SUMMARY / RELATED TOPICS

JPMorgan Chase

JPMorgan Chase & Co. is an American multinational investment bank and financial services holding company headquartered in New York City. JPMorgan Chase is ranked by S&P Global as the largest bank in the United States and the sixth largest bank in the world by total assets, with total assets of US$2.687 trillion. It is the world's most valuable bank by market capitalization. JPMorgan Chase is incorporated in Delaware; as a "Bulge Bracket" bank, it is a major provider of various investment banking and financial services. It is one of America's Big Four banks, along with Bank of America and Wells Fargo. JPMorgan Chase is considered to be a custodian bank; the J. P. Morgan brand, is used by the investment banking, asset management, private banking, private wealth management, treasury services divisions. Fiduciary activity within private banking and private wealth management is done under the aegis of JPMorgan Chase Bank, N. A.—the actual trustee. The Chase brand is used for credit card services in the United States and Canada, the bank's retail banking activities in the United States, commercial banking.

Both the retail and commercial bank and the bank's corporate headquarters are located at 383 Madison Avenue in Midtown Manhattan, New York City, while the prior headquarters building directly across the street, 270 Park Avenue, is demolished and replaced with a new building.. The current company was known as Chemical Bank, which acquired Chase Manhattan and assumed that company's name; the present company was formed in 2000, when Chase Manhattan Corporation merged with J. P. Morgan & Co; as of 2019, the asset management arm of the bank has US$2.988 trillion in assets under management, while its investment and corporate bank arm holds US$25.45 trillion in assets under custody. At US$45.0 billion in assets under management, the hedge fund unit of JPMorgan Chase is the third largest hedge fund in the world. JPMorgan Chase, in its current structure, is the result of the combination of several large U. S. banking companies since 1996, including Chase Manhattan Bank, J. P. Morgan & Co. Bank One, Bear Stearns and Washington Mutual.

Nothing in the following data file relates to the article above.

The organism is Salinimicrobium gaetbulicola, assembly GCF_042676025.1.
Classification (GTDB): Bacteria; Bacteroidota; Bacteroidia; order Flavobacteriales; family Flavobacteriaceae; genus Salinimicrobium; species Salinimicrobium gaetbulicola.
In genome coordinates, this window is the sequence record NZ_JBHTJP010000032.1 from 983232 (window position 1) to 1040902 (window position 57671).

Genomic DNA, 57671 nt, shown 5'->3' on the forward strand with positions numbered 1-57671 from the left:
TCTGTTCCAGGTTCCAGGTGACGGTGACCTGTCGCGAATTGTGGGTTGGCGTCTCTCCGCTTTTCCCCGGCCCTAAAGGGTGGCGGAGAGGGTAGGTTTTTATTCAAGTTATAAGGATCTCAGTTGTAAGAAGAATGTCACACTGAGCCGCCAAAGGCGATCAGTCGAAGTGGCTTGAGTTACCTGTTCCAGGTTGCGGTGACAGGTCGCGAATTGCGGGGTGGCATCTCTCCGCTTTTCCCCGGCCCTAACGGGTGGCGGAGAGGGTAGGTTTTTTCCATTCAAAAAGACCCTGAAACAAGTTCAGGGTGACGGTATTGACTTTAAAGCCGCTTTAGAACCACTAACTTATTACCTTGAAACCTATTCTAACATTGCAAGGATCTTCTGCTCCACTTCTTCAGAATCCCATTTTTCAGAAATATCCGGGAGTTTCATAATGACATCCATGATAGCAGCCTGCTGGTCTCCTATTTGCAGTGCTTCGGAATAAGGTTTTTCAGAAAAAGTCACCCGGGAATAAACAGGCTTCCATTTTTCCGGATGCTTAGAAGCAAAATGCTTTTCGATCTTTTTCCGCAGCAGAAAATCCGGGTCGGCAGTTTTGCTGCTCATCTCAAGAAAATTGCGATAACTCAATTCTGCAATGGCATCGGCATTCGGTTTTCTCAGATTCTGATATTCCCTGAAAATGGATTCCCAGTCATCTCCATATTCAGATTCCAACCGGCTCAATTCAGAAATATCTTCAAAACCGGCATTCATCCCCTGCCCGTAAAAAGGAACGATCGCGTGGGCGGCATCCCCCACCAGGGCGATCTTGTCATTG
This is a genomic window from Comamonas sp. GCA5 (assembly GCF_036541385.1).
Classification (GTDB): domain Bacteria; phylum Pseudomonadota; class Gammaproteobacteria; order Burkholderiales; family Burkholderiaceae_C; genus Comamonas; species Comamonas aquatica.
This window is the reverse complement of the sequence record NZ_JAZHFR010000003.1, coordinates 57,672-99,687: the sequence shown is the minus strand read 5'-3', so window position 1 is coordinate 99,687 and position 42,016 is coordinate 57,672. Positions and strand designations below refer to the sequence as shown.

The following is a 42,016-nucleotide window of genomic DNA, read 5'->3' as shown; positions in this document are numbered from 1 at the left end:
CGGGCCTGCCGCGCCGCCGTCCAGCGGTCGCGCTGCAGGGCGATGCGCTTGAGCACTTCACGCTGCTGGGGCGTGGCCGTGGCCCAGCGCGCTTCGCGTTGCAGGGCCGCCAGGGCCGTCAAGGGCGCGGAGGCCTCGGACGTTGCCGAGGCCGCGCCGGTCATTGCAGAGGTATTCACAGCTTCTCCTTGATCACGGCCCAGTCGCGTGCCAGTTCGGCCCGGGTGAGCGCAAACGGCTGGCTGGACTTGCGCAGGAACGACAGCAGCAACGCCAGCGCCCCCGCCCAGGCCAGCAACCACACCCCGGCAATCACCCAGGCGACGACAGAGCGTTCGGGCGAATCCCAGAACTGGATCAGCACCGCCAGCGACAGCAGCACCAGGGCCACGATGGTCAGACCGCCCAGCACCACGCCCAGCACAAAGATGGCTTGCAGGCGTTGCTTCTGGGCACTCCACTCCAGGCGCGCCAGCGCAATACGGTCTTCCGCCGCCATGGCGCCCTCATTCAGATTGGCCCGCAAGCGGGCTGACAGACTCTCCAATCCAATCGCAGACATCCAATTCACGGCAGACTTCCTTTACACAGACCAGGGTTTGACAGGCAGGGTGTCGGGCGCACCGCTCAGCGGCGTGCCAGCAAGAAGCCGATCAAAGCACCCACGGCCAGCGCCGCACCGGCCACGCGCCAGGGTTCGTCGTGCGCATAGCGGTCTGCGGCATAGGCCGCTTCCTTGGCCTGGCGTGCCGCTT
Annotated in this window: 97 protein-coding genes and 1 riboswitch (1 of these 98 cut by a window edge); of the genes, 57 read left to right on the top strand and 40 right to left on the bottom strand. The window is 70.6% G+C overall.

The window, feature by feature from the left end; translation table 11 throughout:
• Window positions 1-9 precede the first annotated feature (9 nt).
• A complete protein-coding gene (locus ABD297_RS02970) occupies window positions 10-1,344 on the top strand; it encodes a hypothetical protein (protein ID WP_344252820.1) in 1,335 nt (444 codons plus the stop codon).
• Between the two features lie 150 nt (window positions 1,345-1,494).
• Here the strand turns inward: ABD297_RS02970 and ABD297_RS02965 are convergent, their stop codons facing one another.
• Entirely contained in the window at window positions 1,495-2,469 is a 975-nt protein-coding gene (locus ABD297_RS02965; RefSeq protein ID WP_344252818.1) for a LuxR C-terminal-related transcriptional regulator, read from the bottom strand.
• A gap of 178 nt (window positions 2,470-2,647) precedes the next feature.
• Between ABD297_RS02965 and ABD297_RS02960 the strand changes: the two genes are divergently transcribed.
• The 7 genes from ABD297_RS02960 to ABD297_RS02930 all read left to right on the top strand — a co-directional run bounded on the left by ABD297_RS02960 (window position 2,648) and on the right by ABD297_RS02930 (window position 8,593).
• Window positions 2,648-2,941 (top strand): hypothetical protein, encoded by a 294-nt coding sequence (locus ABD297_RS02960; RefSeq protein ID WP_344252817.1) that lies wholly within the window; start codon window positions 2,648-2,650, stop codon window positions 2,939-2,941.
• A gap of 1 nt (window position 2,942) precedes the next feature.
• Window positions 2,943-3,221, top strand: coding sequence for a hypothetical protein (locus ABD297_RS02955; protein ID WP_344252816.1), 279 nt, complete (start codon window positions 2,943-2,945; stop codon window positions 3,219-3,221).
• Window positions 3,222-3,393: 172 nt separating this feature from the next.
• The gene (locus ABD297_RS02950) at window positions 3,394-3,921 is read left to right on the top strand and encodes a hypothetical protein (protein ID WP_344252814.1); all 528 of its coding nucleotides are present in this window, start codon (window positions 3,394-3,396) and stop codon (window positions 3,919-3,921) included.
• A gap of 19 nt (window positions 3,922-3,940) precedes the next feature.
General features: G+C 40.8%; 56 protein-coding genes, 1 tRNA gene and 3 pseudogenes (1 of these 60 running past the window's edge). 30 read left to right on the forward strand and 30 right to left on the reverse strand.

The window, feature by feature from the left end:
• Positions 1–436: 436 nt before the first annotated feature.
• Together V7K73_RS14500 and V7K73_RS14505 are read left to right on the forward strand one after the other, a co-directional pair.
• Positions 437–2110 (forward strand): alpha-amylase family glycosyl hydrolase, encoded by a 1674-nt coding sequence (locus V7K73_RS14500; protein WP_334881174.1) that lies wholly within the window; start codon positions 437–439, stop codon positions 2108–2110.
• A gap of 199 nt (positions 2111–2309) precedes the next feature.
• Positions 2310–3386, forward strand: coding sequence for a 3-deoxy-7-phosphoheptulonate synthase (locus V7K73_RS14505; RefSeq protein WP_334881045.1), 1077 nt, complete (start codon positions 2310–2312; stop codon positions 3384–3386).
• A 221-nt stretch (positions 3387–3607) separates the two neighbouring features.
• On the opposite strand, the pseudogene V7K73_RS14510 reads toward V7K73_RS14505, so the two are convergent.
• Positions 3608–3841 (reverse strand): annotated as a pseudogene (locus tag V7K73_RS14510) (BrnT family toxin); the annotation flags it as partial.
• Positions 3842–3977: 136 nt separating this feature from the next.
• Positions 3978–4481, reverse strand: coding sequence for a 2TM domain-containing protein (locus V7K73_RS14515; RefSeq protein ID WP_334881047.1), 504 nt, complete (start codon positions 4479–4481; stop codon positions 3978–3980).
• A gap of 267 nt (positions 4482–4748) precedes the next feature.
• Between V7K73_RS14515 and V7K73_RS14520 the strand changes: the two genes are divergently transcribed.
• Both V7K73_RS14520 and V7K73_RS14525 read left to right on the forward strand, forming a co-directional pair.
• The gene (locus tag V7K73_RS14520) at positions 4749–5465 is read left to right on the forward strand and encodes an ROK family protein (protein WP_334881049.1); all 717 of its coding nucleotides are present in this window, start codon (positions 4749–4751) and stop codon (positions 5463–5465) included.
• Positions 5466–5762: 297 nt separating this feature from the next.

Going back further, its predecessors include major banking firms among which are Chemical Bank, Manufacturers Hanover, First Chicago Bank, National Bank of Detroit, Texas Commerce Bank, Providian Financial and Great Western Bank. The company's oldest predecessor institution, the Bank of the Manhattan Company, was the third oldest banking corporation in the United States, the 31st oldest bank in the world, having been established on September 1, 1799, by Aaron Burr; the Chase Manhattan Bank was formed upon the 1955 purchase of Chase National Bank by the Bank of the Manhattan Company, the company's oldest predecessor institution. The Bank of the Manhattan Company was the creation of Aaron Burr, who transformed The Manhattan Company from a water carrier into a bank. According to page 115 of An Empire of Wealth by John Steele Gordon, the origin of this strand of JPMorgan Chase's history runs as follows: At the turn of the nineteenth century, obtaining a bank charter required an act of the state legislature.